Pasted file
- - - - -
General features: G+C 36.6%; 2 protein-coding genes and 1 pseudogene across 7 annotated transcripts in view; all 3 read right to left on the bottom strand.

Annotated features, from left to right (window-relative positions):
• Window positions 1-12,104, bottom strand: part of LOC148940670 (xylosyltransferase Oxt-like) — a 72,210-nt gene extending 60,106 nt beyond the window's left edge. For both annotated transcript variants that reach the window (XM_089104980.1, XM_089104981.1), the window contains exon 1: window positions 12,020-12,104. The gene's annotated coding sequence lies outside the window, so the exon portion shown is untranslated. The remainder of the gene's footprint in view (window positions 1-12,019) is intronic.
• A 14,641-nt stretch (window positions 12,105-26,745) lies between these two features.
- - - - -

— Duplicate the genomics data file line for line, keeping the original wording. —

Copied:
General features: G+C 36.6%; 2 protein-coding genes and 1 pseudogene across 7 annotated transcripts in view; all 3 read right to left on the bottom strand.

Annotated features, from left to right (window-relative positions):
• Window positions 1-12,104, bottom strand: part of LOC148940670 (xylosyltransferase Oxt-like) — a 72,210-nt gene extending 60,106 nt beyond the window's left edge. For both annotated transcript variants that reach the window (XM_089104980.1, XM_089104981.1), the window contains exon 1: window positions 12,020-12,104. The gene's annotated coding sequence lies outside the window, so the exon portion shown is untranslated. The remainder of the gene's footprint in view (window positions 1-12,019) is intronic.
• A 14,641-nt stretch (window positions 12,105-26,745) lies between these two features.